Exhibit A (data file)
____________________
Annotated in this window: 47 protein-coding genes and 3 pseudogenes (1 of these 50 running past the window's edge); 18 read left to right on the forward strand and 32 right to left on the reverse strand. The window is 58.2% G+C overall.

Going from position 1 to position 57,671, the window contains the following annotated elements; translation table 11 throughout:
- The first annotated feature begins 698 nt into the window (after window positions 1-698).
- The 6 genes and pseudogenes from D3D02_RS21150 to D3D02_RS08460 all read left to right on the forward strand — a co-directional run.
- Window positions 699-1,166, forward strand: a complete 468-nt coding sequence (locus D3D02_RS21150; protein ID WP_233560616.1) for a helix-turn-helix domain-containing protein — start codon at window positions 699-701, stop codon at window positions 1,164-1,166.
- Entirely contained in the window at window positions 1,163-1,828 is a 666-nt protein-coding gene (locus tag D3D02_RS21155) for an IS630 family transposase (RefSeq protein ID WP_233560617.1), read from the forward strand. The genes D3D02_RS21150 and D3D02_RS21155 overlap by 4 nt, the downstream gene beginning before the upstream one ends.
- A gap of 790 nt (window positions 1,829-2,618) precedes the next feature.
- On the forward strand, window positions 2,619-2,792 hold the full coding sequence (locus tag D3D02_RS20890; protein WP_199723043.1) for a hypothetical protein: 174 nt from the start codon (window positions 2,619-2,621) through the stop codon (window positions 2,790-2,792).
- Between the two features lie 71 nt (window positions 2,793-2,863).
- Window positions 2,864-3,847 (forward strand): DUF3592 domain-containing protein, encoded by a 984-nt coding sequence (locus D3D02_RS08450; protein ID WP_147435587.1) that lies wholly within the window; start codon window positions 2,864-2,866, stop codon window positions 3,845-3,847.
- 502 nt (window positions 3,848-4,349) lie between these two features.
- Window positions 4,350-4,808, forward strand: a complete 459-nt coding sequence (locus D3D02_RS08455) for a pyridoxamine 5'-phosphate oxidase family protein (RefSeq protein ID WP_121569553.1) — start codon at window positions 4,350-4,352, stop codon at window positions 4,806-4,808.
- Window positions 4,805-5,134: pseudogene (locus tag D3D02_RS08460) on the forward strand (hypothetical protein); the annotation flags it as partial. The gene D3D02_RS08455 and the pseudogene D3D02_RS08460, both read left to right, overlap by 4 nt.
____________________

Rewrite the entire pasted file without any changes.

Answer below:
Annotated in this window: 47 protein-coding genes and 3 pseudogenes (1 of these 50 running past the window's edge); 18 read left to right on the forward strand and 32 right to left on the reverse strand. The window is 58.2% G+C overall.

Going from position 1 to position 57,671, the window contains the following annotated elements; translation table 11 throughout:
- The first annotated feature begins 698 nt into the window (after window positions 1-698).
- The 6 genes and pseudogenes from D3D02_RS21150 to D3D02_RS08460 all read left to right on the forward strand — a co-directional run.
- Window positions 699-1,166, forward strand: a complete 468-nt coding sequence (locus D3D02_RS21150; protein ID WP_233560616.1) for a helix-turn-helix domain-containing protein — start codon at window positions 699-701, stop codon at window positions 1,164-1,166.
- Entirely contained in the window at window positions 1,163-1,828 is a 666-nt protein-coding gene (locus tag D3D02_RS21155) for an IS630 family transposase (RefSeq protein ID WP_233560617.1), read from the forward strand. The genes D3D02_RS21150 and D3D02_RS21155 overlap by 4 nt, the downstream gene beginning before the upstream one ends.
- A gap of 790 nt (window positions 1,829-2,618) precedes the next feature.
- On the forward strand, window positions 2,619-2,792 hold the full coding sequence (locus tag D3D02_RS20890; protein WP_199723043.1) for a hypothetical protein: 174 nt from the start codon (window positions 2,619-2,621) through the stop codon (window positions 2,790-2,792).
- Between the two features lie 71 nt (window positions 2,793-2,863).
- Window positions 2,864-3,847 (forward strand): DUF3592 domain-containing protein, encoded by a 984-nt coding sequence (locus D3D02_RS08450; protein ID WP_147435587.1) that lies wholly within the window; start codon window positions 2,864-2,866, stop codon window positions 3,845-3,847.
- 502 nt (window positions 3,848-4,349) lie between these two features.
- Window positions 4,350-4,808, forward strand: a complete 459-nt coding sequence (locus D3D02_RS08455) for a pyridoxamine 5'-phosphate oxidase family protein (RefSeq protein ID WP_121569553.1) — start codon at window positions 4,350-4,352, stop codon at window positions 4,806-4,808.
- Window positions 4,805-5,134: pseudogene (locus tag D3D02_RS08460) on the forward strand (hypothetical protein); the annotation flags it as partial. The gene D3D02_RS08455 and the pseudogene D3D02_RS08460, both read left to right, overlap by 4 nt.